University of Wisconsin Digital Collections
Link to University of Wisconsin Digital Collections
Link to University of Wisconsin Digital Collections
The History Collection

Page View

Hazard, H. W. (ed.) / The fourteenth and fifteenth centuries

XVII: The Crusades Against the Hussites,   pp. 586-646 ff. PDF (24.0 MB)

Page 588

 But the Hussite wars were not only among the first of the great European
revolutions, and as such a step across the threshold of the modern period;
they can also be considered an important late medi eval event: almost the
last of the great crusades in the traditional form of a war proclaimed by
the papacy and meant to save Christen dom from the dangers of eastern invaders
or European heretics. There were, it is true, some still later crusading
attempts, such as the catastrophic campaign of Varna of 1444,1 the successful
defense of Belgrade in 1456, and the abortive crusade planned for 1464 by
pope Pius II. But the Hungarian and Roman king Sigismund, the official "sword-bearer"
in the crusades against the Hussites, had seldom paraded as a crusader in
his many collisions with the Turks after his early and disastrous defeat
at Nicopolis in 1396. Similarly, the "second Hussite wars" of 1468 and later,
fought against the Czech king George of Podëbrady by several of his
neighbors, did not, though strongly supported by the papacy, take the official
form of a sequence of crusades, characteristic of the campaigns directed
against Bohemia in the years 1420, 1421, 1422, 1427, and 1431. 
 It is impossible, within the framework of this chapter, to discuss in any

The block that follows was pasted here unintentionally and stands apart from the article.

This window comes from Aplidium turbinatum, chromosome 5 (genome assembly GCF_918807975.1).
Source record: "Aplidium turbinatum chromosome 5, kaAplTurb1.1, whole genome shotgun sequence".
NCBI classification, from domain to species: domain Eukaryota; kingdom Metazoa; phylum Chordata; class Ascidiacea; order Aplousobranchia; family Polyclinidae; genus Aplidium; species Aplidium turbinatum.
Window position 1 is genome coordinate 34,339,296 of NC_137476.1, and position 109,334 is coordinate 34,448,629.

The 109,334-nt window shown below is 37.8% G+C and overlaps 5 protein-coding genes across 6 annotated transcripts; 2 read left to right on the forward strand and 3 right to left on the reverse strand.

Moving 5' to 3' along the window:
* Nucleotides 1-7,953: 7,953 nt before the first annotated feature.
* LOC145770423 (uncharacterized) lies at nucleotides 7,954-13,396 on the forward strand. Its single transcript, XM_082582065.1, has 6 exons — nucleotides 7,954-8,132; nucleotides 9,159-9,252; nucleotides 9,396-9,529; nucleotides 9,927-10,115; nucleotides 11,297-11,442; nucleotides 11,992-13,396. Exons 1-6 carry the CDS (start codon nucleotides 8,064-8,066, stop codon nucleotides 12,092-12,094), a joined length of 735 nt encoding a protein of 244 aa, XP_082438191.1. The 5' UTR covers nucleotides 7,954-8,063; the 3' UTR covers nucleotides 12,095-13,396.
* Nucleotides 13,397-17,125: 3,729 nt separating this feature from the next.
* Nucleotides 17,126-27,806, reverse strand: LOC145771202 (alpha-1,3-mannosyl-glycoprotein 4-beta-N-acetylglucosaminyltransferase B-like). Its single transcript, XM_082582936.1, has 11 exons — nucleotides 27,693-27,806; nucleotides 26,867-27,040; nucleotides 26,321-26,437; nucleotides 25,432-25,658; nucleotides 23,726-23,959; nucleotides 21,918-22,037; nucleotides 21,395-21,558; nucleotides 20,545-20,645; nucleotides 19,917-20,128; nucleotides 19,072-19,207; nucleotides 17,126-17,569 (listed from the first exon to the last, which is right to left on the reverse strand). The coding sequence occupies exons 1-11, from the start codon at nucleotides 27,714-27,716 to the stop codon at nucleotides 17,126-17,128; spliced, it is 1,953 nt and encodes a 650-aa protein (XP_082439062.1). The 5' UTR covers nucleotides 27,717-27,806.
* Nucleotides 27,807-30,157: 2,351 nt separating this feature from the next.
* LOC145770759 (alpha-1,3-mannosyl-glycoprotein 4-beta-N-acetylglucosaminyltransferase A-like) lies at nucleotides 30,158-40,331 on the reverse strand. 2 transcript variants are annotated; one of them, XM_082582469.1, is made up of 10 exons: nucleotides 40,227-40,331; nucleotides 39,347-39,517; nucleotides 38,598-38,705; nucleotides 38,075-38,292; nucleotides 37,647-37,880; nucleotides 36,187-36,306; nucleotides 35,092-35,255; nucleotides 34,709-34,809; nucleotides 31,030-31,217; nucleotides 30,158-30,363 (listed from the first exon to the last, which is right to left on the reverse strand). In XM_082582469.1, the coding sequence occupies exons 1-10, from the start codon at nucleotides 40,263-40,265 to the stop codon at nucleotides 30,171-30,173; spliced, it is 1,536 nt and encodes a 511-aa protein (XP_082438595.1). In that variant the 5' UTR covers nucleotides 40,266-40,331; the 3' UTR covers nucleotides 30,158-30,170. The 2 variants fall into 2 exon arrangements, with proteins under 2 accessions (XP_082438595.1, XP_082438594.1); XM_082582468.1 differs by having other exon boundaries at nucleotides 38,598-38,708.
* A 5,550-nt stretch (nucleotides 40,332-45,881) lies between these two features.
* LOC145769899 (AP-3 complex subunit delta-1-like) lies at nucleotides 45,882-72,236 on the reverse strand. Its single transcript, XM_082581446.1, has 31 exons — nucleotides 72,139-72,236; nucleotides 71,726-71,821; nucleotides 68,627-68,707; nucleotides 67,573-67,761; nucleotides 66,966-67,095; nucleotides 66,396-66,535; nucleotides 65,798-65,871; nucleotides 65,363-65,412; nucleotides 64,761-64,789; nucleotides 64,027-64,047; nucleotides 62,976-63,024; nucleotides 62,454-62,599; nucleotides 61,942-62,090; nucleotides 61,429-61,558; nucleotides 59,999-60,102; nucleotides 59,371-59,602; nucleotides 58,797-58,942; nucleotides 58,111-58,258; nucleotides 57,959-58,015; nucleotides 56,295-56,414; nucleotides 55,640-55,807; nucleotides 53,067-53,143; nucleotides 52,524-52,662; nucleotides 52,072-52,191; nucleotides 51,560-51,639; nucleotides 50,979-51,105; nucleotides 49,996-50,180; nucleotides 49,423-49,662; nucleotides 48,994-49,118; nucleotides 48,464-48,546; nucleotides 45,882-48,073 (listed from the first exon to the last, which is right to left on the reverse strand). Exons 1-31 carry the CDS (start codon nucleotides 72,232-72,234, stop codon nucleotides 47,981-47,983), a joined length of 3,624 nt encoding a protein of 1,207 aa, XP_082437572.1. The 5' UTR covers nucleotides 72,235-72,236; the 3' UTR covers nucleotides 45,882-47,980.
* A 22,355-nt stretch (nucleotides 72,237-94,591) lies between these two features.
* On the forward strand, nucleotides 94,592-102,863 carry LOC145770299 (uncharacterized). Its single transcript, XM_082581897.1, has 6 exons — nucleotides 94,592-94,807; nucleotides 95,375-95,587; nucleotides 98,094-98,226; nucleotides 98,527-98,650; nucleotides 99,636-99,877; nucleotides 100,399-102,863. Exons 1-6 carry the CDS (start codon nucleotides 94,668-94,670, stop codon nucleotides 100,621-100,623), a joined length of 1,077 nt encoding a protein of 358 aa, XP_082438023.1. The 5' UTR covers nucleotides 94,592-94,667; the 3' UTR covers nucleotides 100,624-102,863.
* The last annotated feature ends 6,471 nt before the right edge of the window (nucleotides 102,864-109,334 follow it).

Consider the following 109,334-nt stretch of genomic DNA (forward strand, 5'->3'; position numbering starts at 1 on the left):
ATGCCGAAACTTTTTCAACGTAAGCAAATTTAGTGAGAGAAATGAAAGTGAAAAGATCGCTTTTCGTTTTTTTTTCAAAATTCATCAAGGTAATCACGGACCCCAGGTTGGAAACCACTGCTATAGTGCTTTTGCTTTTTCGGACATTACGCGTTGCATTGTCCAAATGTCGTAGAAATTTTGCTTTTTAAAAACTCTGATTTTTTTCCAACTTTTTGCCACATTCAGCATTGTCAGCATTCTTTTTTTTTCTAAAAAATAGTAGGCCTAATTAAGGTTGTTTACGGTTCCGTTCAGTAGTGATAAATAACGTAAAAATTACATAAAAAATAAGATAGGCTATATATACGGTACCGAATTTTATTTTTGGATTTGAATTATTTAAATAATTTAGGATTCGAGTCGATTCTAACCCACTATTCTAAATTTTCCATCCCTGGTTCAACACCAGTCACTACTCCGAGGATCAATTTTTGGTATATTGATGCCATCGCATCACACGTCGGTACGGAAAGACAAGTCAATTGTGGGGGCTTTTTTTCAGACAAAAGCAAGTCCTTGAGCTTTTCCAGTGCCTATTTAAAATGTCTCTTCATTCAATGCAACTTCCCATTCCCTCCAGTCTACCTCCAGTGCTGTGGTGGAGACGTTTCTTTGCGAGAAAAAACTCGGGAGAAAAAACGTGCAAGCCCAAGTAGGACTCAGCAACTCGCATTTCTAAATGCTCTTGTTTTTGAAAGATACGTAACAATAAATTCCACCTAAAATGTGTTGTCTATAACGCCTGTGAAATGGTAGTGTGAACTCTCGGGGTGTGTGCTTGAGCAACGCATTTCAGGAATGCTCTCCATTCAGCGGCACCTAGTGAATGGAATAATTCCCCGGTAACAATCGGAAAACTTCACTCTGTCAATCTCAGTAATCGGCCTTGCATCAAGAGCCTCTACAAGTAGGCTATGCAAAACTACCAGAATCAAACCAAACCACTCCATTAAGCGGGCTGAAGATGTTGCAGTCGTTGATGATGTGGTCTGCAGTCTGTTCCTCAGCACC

detail the origins of the Hussite revolution.2 Elements of Czech nationalism
directed against the strong position of the Germans, especially in the cities
and monasteries of Bohemia and Moravia; mass dissatisfaction with the dominating
and wealthy representatives of the church; and the movement for a far-reaching
religious reform— these three motive forces, often combined with one
another, occa sionally colliding, can probably be considered the main causes
lead ing to the revolution.3 This ideological and political development had
already gone quite far by July 6, 1415, when John Hus, for some years the
most influential and most popular leader of the reform movement, was burned
at the stake in Constance. 
 Hus had already, in 1412, come out against an enterprise officially termed
a crusade: the campaign of pope John XXIII against king Ladislas of Naples.
The financing of this "crusade" was partly based on the sale of indulgences,
and against this Hus had inveighed even more strongly, thus antagonizing
the Roman papacy.4 Pope John, 
 1. A chapter on the crusade of Varna is planned for volume V of this work,
in preparation. 
 2. The history of these origins is presented most thoroughly in Howard Kaminsky's
A History of the Hussite Revolution (cited as Revolution). 
 3. But see Seibt's questioning of these three motive elements in his Hussitica,
pp. 5—6, 
183 ff. 
 4. M. Spinka, John Hus, a Biography, (Princeton, 1968), pp. 132 ff. 

Go up to Top of Page